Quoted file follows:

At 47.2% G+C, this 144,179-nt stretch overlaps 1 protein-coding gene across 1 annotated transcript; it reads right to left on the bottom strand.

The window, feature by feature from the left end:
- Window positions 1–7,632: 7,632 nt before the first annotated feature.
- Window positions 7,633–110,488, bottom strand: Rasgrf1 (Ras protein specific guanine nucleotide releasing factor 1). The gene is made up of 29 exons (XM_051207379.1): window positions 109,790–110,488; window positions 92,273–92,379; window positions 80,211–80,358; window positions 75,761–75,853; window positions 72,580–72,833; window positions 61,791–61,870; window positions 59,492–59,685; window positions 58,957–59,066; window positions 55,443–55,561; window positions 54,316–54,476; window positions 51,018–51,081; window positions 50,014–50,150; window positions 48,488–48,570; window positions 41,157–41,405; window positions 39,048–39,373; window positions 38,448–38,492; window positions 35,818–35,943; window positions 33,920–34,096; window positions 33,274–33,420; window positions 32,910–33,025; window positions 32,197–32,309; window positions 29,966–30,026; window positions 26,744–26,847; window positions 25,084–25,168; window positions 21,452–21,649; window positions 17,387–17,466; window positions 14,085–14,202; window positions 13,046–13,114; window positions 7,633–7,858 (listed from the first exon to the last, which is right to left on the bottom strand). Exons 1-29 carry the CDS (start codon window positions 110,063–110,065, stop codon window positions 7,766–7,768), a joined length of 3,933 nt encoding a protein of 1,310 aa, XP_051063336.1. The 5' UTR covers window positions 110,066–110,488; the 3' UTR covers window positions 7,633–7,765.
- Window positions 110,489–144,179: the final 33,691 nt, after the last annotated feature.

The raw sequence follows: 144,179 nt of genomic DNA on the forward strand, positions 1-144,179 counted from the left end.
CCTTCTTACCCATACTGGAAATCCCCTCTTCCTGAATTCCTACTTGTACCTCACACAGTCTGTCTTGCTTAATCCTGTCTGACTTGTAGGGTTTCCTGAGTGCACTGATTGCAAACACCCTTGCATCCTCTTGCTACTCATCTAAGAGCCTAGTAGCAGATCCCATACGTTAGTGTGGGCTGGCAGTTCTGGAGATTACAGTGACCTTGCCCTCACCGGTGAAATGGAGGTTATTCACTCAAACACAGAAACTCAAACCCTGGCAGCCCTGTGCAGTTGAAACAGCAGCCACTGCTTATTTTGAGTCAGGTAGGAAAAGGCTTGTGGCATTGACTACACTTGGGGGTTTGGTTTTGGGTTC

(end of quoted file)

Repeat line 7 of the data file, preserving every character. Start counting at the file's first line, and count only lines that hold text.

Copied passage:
CCTTCTTACCCATACTGGAAATCCCCTCTTCCTGAATTCCTACTTGTACCTCACACAGTCTGTCTTGCTTAATCCTGTCTGACTTGTAGGGTTTCCTGAGTGCACTGATTGCAAACACCCTTGCATCCTCTTGCTACTCATCTAAGAGCCTAGTAGCAGATCCCATACGTTAGTGTGGGCTGGCAGTTCTGGAGATTACAGTGACCTTGCCCTCACCGGTGAAATGGAGGTTATTCACTCAAACACAGAAACTCAAACCCTGGCAGCCCTGTGCAGTTGAAACAGCAGCCACTGCTTATTTTGAGTCAGGTAGGAAAAGGCTTGTGGCATTGACTACACTTGGGGGTTTGGTTTTGGGTTC